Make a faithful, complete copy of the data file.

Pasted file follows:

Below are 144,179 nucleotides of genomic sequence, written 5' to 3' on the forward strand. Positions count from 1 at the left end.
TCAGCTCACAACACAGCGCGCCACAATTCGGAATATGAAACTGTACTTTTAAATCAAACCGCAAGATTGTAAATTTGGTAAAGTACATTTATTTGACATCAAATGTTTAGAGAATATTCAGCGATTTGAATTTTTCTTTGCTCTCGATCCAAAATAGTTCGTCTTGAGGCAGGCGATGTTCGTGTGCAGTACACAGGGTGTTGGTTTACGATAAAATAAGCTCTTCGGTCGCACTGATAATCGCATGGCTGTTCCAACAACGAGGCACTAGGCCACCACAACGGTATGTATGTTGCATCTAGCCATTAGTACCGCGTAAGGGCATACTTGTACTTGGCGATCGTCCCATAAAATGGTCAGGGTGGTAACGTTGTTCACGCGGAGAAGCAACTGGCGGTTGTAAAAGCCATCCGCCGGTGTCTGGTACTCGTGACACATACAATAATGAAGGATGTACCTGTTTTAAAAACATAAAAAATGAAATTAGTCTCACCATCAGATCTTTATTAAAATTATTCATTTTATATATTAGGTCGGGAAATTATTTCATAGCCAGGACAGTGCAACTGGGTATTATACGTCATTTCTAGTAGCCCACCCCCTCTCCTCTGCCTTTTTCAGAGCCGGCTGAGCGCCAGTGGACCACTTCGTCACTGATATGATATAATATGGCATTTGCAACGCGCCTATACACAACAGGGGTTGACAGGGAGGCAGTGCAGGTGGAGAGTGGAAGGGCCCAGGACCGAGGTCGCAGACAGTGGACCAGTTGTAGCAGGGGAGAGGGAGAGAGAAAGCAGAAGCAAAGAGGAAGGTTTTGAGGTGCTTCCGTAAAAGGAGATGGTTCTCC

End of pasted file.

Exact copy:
Below are 144,179 nucleotides of genomic sequence, written 5' to 3' on the forward strand. Positions count from 1 at the left end.
TCAGCTCACAACACAGCGCGCCACAATTCGGAATATGAAACTGTACTTTTAAATCAAACCGCAAGATTGTAAATTTGGTAAAGTACATTTATTTGACATCAAATGTTTAGAGAATATTCAGCGATTTGAATTTTTCTTTGCTCTCGATCCAAAATAGTTCGTCTTGAGGCAGGCGATGTTCGTGTGCAGTACACAGGGTGTTGGTTTACGATAAAATAAGCTCTTCGGTCGCACTGATAATCGCATGGCTGTTCCAACAACGAGGCACTAGGCCACCACAACGGTATGTATGTTGCATCTAGCCATTAGTACCGCGTAAGGGCATACTTGTACTTGGCGATCGTCCCATAAAATGGTCAGGGTGGTAACGTTGTTCACGCGGAGAAGCAACTGGCGGTTGTAAAAGCCATCCGCCGGTGTCTGGTACTCGTGACACATACAATAATGAAGGATGTACCTGTTTTAAAAACATAAAAAATGAAATTAGTCTCACCATCAGATCTTTATTAAAATTATTCATTTTATATATTAGGTCGGGAAATTATTTCATAGCCAGGACAGTGCAACTGGGTATTATACGTCATTTCTAGTAGCCCACCCCCTCTCCTCTGCCTTTTTCAGAGCCGGCTGAGCGCCAGTGGACCACTTCGTCACTGATATGATATAATATGGCATTTGCAACGCGCCTATACACAACAGGGGTTGACAGGGAGGCAGTGCAGGTGGAGAGTGGAAGGGCCCAGGACCGAGGTCGCAGACAGTGGACCAGTTGTAGCAGGGGAGAGGGAGAGAGAAAGCAGAAGCAAAGAGGAAGGTTTTGAGGTGCTTCCGTAAAAGGAGATGGTTCTCC